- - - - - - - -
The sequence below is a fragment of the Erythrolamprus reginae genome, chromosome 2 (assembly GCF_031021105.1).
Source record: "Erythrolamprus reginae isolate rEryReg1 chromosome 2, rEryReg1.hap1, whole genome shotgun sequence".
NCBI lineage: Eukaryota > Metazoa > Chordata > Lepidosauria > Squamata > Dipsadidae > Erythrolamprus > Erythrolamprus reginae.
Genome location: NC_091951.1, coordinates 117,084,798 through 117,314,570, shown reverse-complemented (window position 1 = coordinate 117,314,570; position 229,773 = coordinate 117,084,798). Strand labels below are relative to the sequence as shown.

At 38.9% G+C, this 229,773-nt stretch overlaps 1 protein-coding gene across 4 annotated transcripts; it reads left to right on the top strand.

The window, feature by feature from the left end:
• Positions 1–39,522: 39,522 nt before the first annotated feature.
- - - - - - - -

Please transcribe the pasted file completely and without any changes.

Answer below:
The sequence below is a fragment of the Erythrolamprus reginae genome, chromosome 2 (assembly GCF_031021105.1).
Source record: "Erythrolamprus reginae isolate rEryReg1 chromosome 2, rEryReg1.hap1, whole genome shotgun sequence".
NCBI lineage: Eukaryota > Metazoa > Chordata > Lepidosauria > Squamata > Dipsadidae > Erythrolamprus > Erythrolamprus reginae.
Genome location: NC_091951.1, coordinates 117,084,798 through 117,314,570, shown reverse-complemented (window position 1 = coordinate 117,314,570; position 229,773 = coordinate 117,084,798). Strand labels below are relative to the sequence as shown.

At 38.9% G+C, this 229,773-nt stretch overlaps 1 protein-coding gene across 4 annotated transcripts; it reads left to right on the top strand.

The window, feature by feature from the left end:
• Positions 1–39,522: 39,522 nt before the first annotated feature.